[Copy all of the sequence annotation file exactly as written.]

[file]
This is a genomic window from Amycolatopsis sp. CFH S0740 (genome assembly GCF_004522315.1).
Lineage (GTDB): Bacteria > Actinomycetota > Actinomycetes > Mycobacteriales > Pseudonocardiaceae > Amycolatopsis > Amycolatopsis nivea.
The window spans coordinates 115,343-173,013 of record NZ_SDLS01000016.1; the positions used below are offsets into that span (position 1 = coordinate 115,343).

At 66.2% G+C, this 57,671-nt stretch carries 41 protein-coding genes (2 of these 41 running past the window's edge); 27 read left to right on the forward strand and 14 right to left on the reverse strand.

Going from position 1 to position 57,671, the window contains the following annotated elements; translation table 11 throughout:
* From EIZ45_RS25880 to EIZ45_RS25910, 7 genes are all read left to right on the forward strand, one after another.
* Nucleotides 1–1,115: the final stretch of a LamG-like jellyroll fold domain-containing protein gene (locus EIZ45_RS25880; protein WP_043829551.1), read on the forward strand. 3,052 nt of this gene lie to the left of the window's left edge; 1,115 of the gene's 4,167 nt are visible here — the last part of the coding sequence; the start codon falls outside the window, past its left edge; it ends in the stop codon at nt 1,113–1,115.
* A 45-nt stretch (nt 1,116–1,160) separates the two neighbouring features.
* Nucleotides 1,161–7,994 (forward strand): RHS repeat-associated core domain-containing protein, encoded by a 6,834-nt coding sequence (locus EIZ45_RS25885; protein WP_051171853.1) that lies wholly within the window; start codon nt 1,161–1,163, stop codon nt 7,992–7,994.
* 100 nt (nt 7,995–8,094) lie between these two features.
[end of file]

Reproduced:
This is a genomic window from Amycolatopsis sp. CFH S0740 (genome assembly GCF_004522315.1).
Lineage (GTDB): Bacteria > Actinomycetota > Actinomycetes > Mycobacteriales > Pseudonocardiaceae > Amycolatopsis > Amycolatopsis nivea.
The window spans coordinates 115,343-173,013 of record NZ_SDLS01000016.1; the positions used below are offsets into that span (position 1 = coordinate 115,343).

At 66.2% G+C, this 57,671-nt stretch carries 41 protein-coding genes (2 of these 41 running past the window's edge); 27 read left to right on the forward strand and 14 right to left on the reverse strand.

Going from position 1 to position 57,671, the window contains the following annotated elements; translation table 11 throughout:
* From EIZ45_RS25880 to EIZ45_RS25910, 7 genes are all read left to right on the forward strand, one after another.
* Nucleotides 1–1,115: the final stretch of a LamG-like jellyroll fold domain-containing protein gene (locus EIZ45_RS25880; protein WP_043829551.1), read on the forward strand. 3,052 nt of this gene lie to the left of the window's left edge; 1,115 of the gene's 4,167 nt are visible here — the last part of the coding sequence; the start codon falls outside the window, past its left edge; it ends in the stop codon at nt 1,113–1,115.
* A 45-nt stretch (nt 1,116–1,160) separates the two neighbouring features.
* Nucleotides 1,161–7,994 (forward strand): RHS repeat-associated core domain-containing protein, encoded by a 6,834-nt coding sequence (locus EIZ45_RS25885; protein WP_051171853.1) that lies wholly within the window; start codon nt 1,161–1,163, stop codon nt 7,992–7,994.
* 100 nt (nt 7,995–8,094) lie between these two features.